Education course helps identify sex of big cats
By Kevin Woster, Journal staff
Mountain lion hunters in
Wendy Keefover-Ring of Sinapu, a Boulder-based wildlife advocacy group, said lion advocates worked for six years to win approval of a state law requiring the course, which was ultimately supported by hunting outfitters in that state. The course helps hunters differentiate between female and male lions based on the size of their tracks and strides and color patterns on certain parts of the body, Keefover-Ring said.
Because most lion hunting in
Those hound hunts also often involve situations and conditions where tracks are discernible, which gives hunters another indicator of the sex of the animal they are after, Keefover-Ring said. With the education course, available at online at wildlife.state.co.us/Hunting/HunterEducation/MtnLionEduc, hunters can try to focus their hunting pressure on males, reducing the kill on females that are often caring for young lions, she said.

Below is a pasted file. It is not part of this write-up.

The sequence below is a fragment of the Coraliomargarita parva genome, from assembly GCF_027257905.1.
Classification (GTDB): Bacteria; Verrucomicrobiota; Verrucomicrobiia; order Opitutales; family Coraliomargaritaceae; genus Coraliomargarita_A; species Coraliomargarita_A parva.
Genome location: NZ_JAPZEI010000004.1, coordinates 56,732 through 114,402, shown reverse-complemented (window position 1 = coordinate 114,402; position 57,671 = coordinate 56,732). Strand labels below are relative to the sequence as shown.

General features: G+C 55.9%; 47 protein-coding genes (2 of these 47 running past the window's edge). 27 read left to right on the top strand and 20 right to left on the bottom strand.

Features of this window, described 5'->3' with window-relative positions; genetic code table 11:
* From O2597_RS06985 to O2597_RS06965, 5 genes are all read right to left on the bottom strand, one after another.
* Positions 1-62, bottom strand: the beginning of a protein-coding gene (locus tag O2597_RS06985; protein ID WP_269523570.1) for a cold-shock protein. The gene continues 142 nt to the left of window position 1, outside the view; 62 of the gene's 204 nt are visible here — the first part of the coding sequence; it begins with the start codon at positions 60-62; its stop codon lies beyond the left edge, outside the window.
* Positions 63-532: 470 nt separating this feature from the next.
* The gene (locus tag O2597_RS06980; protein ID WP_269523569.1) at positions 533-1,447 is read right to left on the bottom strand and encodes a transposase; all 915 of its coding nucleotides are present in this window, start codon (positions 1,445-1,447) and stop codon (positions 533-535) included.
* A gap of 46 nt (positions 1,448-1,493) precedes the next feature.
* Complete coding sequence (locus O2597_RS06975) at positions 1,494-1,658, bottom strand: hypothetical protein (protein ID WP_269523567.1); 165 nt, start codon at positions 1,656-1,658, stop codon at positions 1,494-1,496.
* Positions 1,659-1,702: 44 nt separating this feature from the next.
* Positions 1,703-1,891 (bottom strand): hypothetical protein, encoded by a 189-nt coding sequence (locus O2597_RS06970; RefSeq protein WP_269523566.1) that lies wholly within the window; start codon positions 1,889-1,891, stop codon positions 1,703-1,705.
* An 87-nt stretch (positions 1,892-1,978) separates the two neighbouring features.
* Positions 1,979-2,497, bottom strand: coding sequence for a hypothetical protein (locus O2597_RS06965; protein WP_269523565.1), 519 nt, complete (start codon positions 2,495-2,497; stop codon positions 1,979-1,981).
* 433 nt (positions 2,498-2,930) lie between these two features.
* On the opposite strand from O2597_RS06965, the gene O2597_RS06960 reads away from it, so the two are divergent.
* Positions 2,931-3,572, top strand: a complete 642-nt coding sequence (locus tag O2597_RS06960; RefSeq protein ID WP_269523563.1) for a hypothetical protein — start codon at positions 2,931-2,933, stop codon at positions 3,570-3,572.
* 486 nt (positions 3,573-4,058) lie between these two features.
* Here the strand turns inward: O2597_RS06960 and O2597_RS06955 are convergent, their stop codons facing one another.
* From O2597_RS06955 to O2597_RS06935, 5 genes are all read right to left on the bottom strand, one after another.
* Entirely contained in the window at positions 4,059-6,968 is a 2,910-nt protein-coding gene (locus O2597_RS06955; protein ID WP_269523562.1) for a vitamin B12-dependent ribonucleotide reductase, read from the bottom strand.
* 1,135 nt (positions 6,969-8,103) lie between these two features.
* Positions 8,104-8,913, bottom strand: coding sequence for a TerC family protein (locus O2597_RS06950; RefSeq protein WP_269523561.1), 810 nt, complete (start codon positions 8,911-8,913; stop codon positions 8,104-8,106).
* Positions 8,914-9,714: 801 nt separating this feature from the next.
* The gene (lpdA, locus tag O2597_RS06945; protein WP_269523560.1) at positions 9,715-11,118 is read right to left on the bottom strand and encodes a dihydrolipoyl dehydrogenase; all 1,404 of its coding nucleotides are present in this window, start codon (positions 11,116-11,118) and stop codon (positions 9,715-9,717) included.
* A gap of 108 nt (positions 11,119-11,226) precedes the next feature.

"We were really concerned that they were killing too many females," Keefover-Ring said. "Females may spend 10 to 24 months with their kittens, which are absolutely dependent for the first six months, at least. I don't really like hound hunting, but in the instance of lion hunting, hunters have a lot more discretion."
With its third mountain lion season set to begin Nov. 1, the South Dakota Game, Fish & Parks Commission has not yet allowed the use of hounds. GF&P personnel have argued in the past that allowing hounds would give an advantage to experienced hunters with expensive dog packs or force hunters to hire such people as paid guides.
GF&P spokesman John Kanta of
"Essentially, you'd have the houndsmen and a handful of people lucky enough to draw a license and with enough money to hire a houndsman," Kanta said. "Right now, we think the season is working for us."
Contact Kevin Woster at 394-8413 or email@example.com
Big Cat Rescue’s response: